Sorry, Google: On The Internet, Accountability Is Not Regulation

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Timothy Lee Senior Vice President, Center for Individual Freedom
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Recently, leading conservative groups sent a letter to Congress observing that dominant internet platforms like Google and Facebook have facilitated an avalanche of harms “including election interference, suppressing conservative voices, improper use of data, theft and more,” and that “[f]undamentally, many of the internet’s problems result from a lack of accountability.” The letter proceeds to applaud Congressional oversight and scrutiny of the role platforms play in giving life to that parade of horribles.

The letter appears to have struck a nerve, eliciting a Daily Caller op-ed declaring that, “some conservatives have forgotten their principles when it comes to social media.” (RELATED: SORRY CONSERVATIVES: You Don’t Have Free Speech On Facebook Or Twitter)

The op-ed by Carl Szabo goes on to lecture conservatives about free speech, noting that platforms possess a First Amendment right to suppress conservative voices, and to generally pick and choose what content they display and how they display it. The author concludes by warning “it is time that conservatives rethink any missteps” regarding internet policy. A followup article goes further, arguing that critics should simply “cut it out” – that the solution to abuses by these platforms is to “vote with your feet and use a different platform.”

That misstates the issue. The internet platforms in question, not conservatives, have demonstrably and repeatedly misstepped by abusing a legal framework that releases them from the normal obligations we expect in other realms of American life, and from all other types of American businesses.

Specifically, internet platforms were given special “safe harbors” in the early days of the internet from liability for content posted by users in exchange for a commitment to police themselves. But the internet platforms have clearly fallen short. Indeed, a recent report published by the Digital Citizens Alliance found that “gruesome jihadi content is still flourishing on Facebook and Google+.” And during a recent Congressional hearing, a member of Congress pulled up real-time Facebook ads for illegal opioid mills.

Only on the internet do we allow companies to enjoy those special “safe harbor” privileges without the concurrent responsibilities demanded of other publication platforms — and it’s becoming increasingly clear in some people’s minds that special arrangement was a mistake.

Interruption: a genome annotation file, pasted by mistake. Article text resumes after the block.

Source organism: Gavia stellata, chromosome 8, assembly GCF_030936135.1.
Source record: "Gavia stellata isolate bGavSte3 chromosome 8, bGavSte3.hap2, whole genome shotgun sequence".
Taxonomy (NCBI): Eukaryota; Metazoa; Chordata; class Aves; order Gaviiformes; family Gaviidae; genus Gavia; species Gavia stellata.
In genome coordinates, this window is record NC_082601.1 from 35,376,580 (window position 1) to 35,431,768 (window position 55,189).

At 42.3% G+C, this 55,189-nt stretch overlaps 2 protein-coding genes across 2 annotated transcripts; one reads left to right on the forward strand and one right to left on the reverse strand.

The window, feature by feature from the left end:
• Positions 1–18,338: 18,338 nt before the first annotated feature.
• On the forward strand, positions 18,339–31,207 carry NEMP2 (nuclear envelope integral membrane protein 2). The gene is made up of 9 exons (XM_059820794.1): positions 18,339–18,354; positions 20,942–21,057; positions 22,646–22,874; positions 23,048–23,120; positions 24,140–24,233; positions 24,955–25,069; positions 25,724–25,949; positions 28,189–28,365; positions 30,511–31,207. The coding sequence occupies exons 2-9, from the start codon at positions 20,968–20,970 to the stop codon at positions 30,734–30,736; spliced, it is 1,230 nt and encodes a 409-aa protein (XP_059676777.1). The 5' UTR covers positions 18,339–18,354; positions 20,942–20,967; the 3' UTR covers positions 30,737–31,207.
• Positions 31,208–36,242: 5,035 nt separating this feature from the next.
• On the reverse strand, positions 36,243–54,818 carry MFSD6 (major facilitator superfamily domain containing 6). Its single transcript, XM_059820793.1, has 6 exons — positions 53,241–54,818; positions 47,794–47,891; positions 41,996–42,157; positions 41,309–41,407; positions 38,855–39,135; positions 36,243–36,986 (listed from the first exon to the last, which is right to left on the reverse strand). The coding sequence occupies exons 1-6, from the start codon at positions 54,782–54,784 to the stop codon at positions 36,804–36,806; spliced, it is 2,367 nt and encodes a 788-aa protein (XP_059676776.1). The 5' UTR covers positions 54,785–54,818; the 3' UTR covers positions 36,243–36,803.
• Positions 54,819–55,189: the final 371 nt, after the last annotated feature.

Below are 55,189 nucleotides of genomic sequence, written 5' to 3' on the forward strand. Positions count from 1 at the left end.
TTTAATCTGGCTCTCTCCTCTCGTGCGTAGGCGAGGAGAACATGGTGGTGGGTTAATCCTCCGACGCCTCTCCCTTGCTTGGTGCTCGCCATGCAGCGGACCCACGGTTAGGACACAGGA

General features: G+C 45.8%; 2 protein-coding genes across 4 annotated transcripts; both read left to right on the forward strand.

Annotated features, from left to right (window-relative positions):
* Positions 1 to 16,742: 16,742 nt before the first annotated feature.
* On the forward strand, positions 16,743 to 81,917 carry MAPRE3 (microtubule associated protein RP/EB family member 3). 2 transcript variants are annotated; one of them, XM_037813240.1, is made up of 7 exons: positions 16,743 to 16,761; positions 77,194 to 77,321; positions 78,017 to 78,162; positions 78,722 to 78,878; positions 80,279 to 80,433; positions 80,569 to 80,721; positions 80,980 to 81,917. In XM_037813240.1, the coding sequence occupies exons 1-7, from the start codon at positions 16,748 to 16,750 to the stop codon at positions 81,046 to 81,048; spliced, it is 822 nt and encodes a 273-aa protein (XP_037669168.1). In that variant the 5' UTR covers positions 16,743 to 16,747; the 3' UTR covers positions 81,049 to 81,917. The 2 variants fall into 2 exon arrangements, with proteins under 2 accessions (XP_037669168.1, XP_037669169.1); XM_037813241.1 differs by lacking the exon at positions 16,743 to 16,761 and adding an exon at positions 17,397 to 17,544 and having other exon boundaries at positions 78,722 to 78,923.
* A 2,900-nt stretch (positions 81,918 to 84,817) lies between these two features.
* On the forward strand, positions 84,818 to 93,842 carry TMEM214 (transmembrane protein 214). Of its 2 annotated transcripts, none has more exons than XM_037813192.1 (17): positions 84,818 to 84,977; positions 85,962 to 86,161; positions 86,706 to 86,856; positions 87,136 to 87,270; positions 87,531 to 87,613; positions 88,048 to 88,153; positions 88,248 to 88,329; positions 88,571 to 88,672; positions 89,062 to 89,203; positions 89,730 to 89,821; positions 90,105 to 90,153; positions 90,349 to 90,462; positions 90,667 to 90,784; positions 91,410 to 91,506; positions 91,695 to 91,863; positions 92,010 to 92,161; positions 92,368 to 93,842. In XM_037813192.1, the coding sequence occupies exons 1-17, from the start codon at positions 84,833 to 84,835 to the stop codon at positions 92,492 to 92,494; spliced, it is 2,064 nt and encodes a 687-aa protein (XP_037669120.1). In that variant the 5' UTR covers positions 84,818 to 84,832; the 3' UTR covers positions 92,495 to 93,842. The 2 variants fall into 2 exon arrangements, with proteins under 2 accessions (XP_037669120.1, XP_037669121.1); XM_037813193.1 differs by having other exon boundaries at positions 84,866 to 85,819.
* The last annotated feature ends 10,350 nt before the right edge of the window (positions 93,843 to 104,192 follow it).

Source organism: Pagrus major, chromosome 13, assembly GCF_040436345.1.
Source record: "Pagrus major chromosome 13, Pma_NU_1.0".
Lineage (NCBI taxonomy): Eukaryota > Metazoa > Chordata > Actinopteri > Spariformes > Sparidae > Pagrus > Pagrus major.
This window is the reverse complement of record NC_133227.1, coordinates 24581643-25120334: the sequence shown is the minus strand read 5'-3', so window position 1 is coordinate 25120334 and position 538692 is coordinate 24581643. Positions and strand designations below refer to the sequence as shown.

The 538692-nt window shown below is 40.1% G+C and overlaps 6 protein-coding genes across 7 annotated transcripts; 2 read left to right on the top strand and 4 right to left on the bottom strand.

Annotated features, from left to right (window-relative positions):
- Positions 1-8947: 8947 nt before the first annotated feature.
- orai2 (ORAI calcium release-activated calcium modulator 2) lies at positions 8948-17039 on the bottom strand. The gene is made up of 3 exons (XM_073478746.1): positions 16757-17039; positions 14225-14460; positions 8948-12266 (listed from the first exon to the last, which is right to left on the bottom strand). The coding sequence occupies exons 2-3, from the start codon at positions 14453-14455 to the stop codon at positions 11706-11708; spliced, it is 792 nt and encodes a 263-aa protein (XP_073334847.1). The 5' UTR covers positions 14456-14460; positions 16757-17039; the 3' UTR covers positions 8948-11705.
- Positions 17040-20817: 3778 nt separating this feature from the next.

There’s a legitimate debate to be had about how platforms can improve their behavior while alleviating concerns about alleged censorship — something addressed well in a letter spearheaded by the Media Research Center and signed by 60 conservative organizations. But as a threshold matter, if platforms can’t demonstrate the resolve and responsibility to better limit illegal and abhorrent content flowing on their networks the same way that others across our society and business landscape must, it’s difficult to foresee them improving their behavior in a way that doesn’t invite more intrusive measures.

Clearly, conservative groups aren’t alone in calling for platforms to act more responsibly. Senators Thune, Cornyn and Sullivan, and Representatives Carter, McKinley and Kramer have called for platforms to take greater responsibility for the content on their services during recent Congressional hearings. Indeed, even platform CEOs themselves appear to be changing their tune. Facebook CEO Mark Zuckerberg admitted, “we need to take a more proactive role and a broader view of our responsibility.” Similarly, Uber CEO Dara Khosrowshahi stated, “[w]e have to stand for the content of our platforms… We can’t just say we’re a platform and our job is done.” And Google CEO Sundar Pichai mused at a recent developers’ conference that, “[i]t’s clear technology can be a positive force, but it’s equally clear that we can’t just be wide-eyed about the innovations technology creates.”

The suggestion that critics “vote with their feet” is arguably even more dubious. First, victims of jihadis or opioid traffickers who exploit Facebook’s platform obviously can’t do that. And in the minds of some who may influence whether internet platforms’ safe harbor protections continue, even ordinary users possess limited or non-existent alternatives to what they consider irresponsible platform monopolies. What social platform, they may ask, are conservatives supposed to use instead? What, they may ask, should advertisers offended by Facebook and Google’s practices do when those platforms control over 60 percent of the digital ad market and capture 90 percent of new growth in this field each year?

Accordingly, to suggest that “conservatives have forgotten their principles” because they merely highlight how internet platforms may possess some market responsibility to reasonably mitigate harmful conduct occurring in broad daylight on their platforms rings hollow — particularly when those dominant platforms benefit from simply maintaining their privileged status quo. That’s a transparently cynical attempt to minimize legitimate conservative concerns and dismiss their voices while the platforms attempt to outlast potentially withering Congressional and regulatory scrutiny, in the hope that it simply goes away.

Tim Lee is the senior vice president of legal and public affairs at the Center for Individual Freedom.

The views and opinions expressed in this commentary are those of the author and do not reflect the official position of The Daily Caller.